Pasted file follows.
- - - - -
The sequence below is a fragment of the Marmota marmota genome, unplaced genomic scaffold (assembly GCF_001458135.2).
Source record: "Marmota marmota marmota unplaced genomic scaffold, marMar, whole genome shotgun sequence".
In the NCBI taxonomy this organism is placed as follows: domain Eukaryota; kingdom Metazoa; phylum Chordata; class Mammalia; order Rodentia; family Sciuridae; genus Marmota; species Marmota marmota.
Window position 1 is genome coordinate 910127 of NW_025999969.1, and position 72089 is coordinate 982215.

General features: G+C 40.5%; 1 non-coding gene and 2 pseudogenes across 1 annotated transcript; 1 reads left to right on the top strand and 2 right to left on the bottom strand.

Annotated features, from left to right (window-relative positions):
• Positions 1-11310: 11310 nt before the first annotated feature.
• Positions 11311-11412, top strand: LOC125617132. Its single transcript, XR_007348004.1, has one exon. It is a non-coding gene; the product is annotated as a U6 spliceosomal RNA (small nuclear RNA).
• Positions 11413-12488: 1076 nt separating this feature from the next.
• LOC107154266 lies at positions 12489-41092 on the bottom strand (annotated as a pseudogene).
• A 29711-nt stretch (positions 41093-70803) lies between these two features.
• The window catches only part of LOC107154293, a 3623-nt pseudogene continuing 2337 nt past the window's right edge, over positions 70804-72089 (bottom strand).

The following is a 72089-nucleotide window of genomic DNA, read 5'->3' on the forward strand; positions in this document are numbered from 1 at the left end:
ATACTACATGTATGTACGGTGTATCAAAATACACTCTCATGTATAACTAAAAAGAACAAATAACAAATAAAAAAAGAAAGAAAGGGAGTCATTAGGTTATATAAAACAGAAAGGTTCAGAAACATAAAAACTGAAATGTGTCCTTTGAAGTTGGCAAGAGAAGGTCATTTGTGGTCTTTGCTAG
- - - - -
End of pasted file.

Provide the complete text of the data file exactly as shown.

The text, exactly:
The sequence below is a fragment of the Marmota marmota genome, unplaced genomic scaffold (assembly GCF_001458135.2).
Source record: "Marmota marmota marmota unplaced genomic scaffold, marMar, whole genome shotgun sequence".
In the NCBI taxonomy this organism is placed as follows: domain Eukaryota; kingdom Metazoa; phylum Chordata; class Mammalia; order Rodentia; family Sciuridae; genus Marmota; species Marmota marmota.
Window position 1 is genome coordinate 910127 of NW_025999969.1, and position 72089 is coordinate 982215.

General features: G+C 40.5%; 1 non-coding gene and 2 pseudogenes across 1 annotated transcript; 1 reads left to right on the top strand and 2 right to left on the bottom strand.

Annotated features, from left to right (window-relative positions):
• Positions 1-11310: 11310 nt before the first annotated feature.
• Positions 11311-11412, top strand: LOC125617132. Its single transcript, XR_007348004.1, has one exon. It is a non-coding gene; the product is annotated as a U6 spliceosomal RNA (small nuclear RNA).
• Positions 11413-12488: 1076 nt separating this feature from the next.
• LOC107154266 lies at positions 12489-41092 on the bottom strand (annotated as a pseudogene).
• A 29711-nt stretch (positions 41093-70803) lies between these two features.
• The window catches only part of LOC107154293, a 3623-nt pseudogene continuing 2337 nt past the window's right edge, over positions 70804-72089 (bottom strand).

The following is a 72089-nucleotide window of genomic DNA, read 5'->3' on the forward strand; positions in this document are numbered from 1 at the left end:
ATACTACATGTATGTACGGTGTATCAAAATACACTCTCATGTATAACTAAAAAGAACAAATAACAAATAAAAAAAGAAAGAAAGGGAGTCATTAGGTTATATAAAACAGAAAGGTTCAGAAACATAAAAACTGAAATGTGTCCTTTGAAGTTGGCAAGAGAAGGTCATTTGTGGTCTTTGCTAG